A serial comma is not always needed, nor wanted. Sometimes, your intention is to put two or more things at the end of a series that go together as a single concept. For instance,

The applicant described himself as knowledgeable, experienced, ready and willing.

Even though “and” appears to come right before the fourth adjective in a series, the turn of phrase “ready and willing” is of apiece, so you wouldn't want to break it up with a comma. You might, instead, put an additional conjunction in the series:

The applicant described himself as knowledgeable, experienced, and ready and willing.

Some, however, would contend that two conjunctions this close to each other make for clumsy writing. I'm of a similar mind on this point.

On the other hand, in some cases if you omit the serial comma, you cause a double entendre, or worse:

He invited to his birthday party his mentor, his best friend and his sworn enemy.

Does this sentence mean that his mentor is also his best friend and enemy? Or, are they three different people altogether? Sometimes, without the serial comma, it's hard to know if we're dealing with an actual series or just another appositive phrase.

As you can see, the need for a serial comma ultimately comes down to the context and the type of list you're composing.



The word "colon" derives from the Latin word classifying a part of a poem, called a "strophe." (Yes, it's related to the word "apostrophe," among other things. In fact, this is probably the first time you've thought of a bowel movement as poetry in motion.) A strophe is a unit measuring structure in Greek poetry. The equivalent of this in grammar is the sentence clause. Colons play a major role in introducing other clauses and phrases, such as quotations. A full discussion of this topic can be found in "Noun Phrases and Clauses" as well as "Showcased Nouns."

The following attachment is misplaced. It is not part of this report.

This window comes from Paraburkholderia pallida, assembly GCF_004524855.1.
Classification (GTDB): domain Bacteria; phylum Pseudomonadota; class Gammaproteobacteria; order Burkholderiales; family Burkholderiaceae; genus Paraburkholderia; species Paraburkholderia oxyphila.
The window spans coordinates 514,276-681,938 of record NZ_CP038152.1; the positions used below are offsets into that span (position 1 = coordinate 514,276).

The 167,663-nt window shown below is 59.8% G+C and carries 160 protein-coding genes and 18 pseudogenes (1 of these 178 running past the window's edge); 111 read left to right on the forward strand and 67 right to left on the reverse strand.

Colons are sometimes used after salutations and other notations in formal and business- style letters, but even in this case the purpose is to spotlight and introduce:

  • Attn: Selection Committee
  • Re: mergers and acquisitions
  • To Whom It May Concern:
  • Hello:
  • cc:
  • Word count:

Frequently, though, a colon comes at the end of an independent clause for one of two noble purposes: 1) to spotlight one major thing; or 2) to introduce a series of things. To understand this, you simply have to think of colons as the emcees of punctuation. At the crucial moment, an emcee does the job of announcing and introducing, using remarks like, "Ladies and gentleman, please help me welcome...!" Sometimes the show has only one main guest, in which case the emcee relinquishes the spotlight so that the main act takes over—that's that. Other times, though, an emcee has to play host to a series of guests and must introduce them as separate but related acts; then, the emcee is responsible for coordinating the parts of a show, and making sure each part follows the same format.

Colons do the job of announcing and introducing, too. Sometimes they spotlight just one main idea, building up a bit of anticipation for it:

Membership in our club has but one strict and non-negotiable rule: no drama. Most dictionaries readily point out that "irregardless" is not a legitimate word: it's a mixed- up blend of "regardless" and "irrespective."

At other times, colons introduce a series of ideas, in which case the colon is responsible for coordinating each item, and making sure each follows a parallel format: